Evaluation of Bi-Layer Silk Fibroin Grafts for Penile Tunica Albuginea Repair in a Rabbit Corporoplasty Model
Gokhan Gundogdu, MD1, Zhamishid Okhunov, MD1, Stephanie Starek, LAT1, Faith Veneri, BS1, Sarah A. Holzman, MD2, Maryrose P. Sullivan, PhD3, Antoine E. Khoury, MD2, Joshua R. Mauney, PhD1.
1UC Irvine, Orange, CA, USA, 2CHOC Children's and UC Irvine, Orange, CA, USA, 3Harvard Medical School, Veteran's Affairs Boston Healthcare System, Brigham and Women's Hospital, Boston, MA, USA.
Background: Complete correction of penile curvature in hypospadias is critical to prevent long term complications and preserve future sexual and erectile function. Higher degrees of chordee require corporoplasty for adequate correction and preservation of penile length. While autologous grafts and flaps can be used to replace tunica albuginea in corporoplasty, the availability of autologous tissue can be limited in hypospadias patients, especially patients with concomitant cryptorchidism. Therefore, there is a need for new biomaterial options for corporoplasty. Acellular, bi-layer silk fibroin (BLSF) biomaterials represent promising platforms for corporoplasty given their low immunogenicity. Additionally, the BLSF’s bi-layer architecture has the potential to preserve hemodynamics during erection with a fluid-tight film layer preventing blood extravasation from the corpus cavernosa. Here, we investigate BLSF scaffolds to support functional tissue regeneration of tunica albuginea defects in a rabbit corporoplasty model.
Methods: Eighteen adult male, New Zealand white rabbits were randomized into 4 experimental groups and treated as nonsurgical controls (NSC, n=3) or subjected to corporoplasty with BLSF grafts (n=5); decellularized small intestinal submucosa (SIS) matrices (n=5); or autologous tunica vaginalis (TV) flaps (n=5). Three months following surgery, end-point evaluations of reconstructed penile tissues and NSC included cavernosography, cavernosometry, histological(Masson’s trichrome, Verhoeff Van Gieson stains), immunohistochemical (collagen type I), and histomorphometric assessments. Kruskal-Wallis (KW) test was used for statistical analysis of quantitative data with the post hoc Dunn's test for pairwise comparisons.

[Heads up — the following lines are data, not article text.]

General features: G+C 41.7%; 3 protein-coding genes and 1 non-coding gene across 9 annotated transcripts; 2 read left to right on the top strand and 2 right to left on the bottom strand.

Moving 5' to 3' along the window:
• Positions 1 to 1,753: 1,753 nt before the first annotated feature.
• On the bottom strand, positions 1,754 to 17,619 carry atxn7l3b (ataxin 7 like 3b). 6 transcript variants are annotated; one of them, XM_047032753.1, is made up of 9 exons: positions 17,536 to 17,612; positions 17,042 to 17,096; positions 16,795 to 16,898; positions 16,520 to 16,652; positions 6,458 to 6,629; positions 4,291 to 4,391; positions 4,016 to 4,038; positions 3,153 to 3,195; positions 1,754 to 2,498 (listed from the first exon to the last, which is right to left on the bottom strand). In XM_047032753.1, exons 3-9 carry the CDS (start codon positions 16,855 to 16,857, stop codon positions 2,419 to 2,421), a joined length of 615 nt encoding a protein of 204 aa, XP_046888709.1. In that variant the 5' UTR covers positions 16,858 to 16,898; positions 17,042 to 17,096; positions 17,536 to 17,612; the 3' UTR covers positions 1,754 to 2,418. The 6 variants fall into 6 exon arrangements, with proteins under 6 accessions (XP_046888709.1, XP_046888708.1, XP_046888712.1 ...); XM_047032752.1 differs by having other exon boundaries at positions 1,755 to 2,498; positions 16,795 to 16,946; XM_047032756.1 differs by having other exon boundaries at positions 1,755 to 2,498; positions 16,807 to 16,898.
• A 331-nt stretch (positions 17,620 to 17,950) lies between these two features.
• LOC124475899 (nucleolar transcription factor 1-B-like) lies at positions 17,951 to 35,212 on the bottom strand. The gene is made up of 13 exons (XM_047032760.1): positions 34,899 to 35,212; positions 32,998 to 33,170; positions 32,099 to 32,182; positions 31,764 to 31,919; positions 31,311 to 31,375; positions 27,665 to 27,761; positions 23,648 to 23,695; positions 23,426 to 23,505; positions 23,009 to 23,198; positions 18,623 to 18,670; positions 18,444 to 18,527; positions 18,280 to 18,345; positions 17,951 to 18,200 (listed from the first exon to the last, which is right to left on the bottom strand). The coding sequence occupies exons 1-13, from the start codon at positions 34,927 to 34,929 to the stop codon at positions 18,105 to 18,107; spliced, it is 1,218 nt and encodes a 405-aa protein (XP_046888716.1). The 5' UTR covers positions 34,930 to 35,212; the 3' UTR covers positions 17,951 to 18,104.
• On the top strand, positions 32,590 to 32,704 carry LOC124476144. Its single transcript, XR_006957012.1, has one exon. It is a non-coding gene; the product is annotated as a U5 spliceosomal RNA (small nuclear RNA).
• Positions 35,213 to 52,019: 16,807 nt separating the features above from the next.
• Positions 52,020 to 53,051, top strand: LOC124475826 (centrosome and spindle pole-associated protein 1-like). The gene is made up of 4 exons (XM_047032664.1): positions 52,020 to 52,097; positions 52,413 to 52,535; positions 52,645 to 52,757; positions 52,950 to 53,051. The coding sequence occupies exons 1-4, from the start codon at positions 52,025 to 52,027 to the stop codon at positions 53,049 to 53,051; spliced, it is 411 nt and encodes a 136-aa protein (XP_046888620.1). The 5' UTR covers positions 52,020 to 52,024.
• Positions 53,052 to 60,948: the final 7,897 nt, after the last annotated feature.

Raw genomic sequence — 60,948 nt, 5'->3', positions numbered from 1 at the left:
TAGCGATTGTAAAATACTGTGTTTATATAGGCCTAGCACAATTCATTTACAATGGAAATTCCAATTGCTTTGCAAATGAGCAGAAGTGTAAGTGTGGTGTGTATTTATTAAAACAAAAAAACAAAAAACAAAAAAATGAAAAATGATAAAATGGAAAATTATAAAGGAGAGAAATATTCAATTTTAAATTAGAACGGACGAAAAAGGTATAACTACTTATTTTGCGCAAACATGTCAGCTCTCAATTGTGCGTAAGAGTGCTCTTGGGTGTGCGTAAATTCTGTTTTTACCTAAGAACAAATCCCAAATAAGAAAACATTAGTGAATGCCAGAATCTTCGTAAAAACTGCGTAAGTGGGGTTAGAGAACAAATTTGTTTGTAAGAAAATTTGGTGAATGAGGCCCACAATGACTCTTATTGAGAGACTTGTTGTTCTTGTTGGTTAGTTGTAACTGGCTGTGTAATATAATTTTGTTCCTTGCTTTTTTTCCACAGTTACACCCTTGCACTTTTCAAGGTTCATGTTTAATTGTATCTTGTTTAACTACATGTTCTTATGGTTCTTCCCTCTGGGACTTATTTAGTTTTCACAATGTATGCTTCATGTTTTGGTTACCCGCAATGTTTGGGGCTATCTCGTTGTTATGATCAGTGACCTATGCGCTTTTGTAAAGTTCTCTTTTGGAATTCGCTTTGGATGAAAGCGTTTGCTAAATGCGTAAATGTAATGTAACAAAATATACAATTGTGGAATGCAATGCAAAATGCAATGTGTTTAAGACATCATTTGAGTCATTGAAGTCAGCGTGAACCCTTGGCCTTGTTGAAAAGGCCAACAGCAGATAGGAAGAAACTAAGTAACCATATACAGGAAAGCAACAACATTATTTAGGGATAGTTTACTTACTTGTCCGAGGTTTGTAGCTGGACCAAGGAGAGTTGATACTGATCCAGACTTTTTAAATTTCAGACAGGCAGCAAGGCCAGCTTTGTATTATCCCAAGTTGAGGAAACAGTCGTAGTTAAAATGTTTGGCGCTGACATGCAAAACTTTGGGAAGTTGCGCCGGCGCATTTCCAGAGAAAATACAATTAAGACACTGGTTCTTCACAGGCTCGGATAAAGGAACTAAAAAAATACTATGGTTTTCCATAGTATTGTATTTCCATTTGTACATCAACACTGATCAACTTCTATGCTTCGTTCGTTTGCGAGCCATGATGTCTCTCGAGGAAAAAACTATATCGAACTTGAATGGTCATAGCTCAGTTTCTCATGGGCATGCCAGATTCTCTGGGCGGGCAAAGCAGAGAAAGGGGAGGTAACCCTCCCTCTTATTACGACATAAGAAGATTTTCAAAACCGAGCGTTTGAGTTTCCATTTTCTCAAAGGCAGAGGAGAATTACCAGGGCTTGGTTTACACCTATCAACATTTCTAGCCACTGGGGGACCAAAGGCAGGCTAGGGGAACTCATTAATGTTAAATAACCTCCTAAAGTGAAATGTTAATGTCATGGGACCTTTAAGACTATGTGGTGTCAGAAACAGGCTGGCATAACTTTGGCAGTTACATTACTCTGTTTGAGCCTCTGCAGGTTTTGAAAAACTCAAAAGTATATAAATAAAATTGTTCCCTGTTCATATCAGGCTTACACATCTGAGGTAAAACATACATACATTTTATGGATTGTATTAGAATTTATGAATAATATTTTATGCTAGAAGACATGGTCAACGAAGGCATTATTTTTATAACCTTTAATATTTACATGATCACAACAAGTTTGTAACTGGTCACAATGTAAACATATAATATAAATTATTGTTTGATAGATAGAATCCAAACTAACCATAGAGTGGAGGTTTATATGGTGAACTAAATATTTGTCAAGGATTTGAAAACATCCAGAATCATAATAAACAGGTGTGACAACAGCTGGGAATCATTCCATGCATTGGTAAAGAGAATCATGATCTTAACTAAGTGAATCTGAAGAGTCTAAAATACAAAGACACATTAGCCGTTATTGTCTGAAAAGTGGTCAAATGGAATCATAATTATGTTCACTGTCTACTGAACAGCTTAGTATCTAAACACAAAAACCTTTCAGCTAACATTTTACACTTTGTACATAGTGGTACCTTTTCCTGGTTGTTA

Results: All rabbits survived corporoplasty procedures and were maintained for 3 months until scheduled euthanasia. There were no significant differences (KW, p>0.05) in mean operative times between experimental cohorts (BLSF scaffolds, 67±13 minutes; SIS implants, 78±22 minutes; TV flaps, 83±13 minutes). No significant differences (KW, p>0.05) in maximum intracorporal (ICP) values were observed between NSC (296±6 cmH2O) and experimental groups (BLSF: 240±70 cmH2O; SIS: 286±21 cmH2O; TV: 269±51 cmH2O). Rabbits repaired with BLSF scaffolds or TV flaps achieved full rigid erections in 80% of their respective cohorts, in contrast to 40% of animals reconstructed with SIS grafts. Peak erections were maintained for 5 minutes in 60% of rabbits implanted with BLSF biomaterials, while only 20% of animals reconstructed with SIS or TV flaps supported maximum ICP values for the same duration. Graft perforation occurred in 60% of the TV group at maximum ICP levels in comparison to 20% of the BLSF cohort. Neotissues supported by SIS and BLSF scaffolds were composed of collagen type I and elastin fibers similar to the architecture in NSC. In contrast to the BLSF group, quantitation of total collagen content in the penile corpora of Masson’s trichrome stained specimens demonstrated a significant 15-17 fold increase in corporal fibrosis in SIS and TV cohorts compared to NSC (Figure 1).
Conclusions: BLSF biomaterials represent an emerging platform for corporoplasty and produce superior functional and histological outcomes in comparison to TV flaps and SIS grafts for tunica albuginea replacement.
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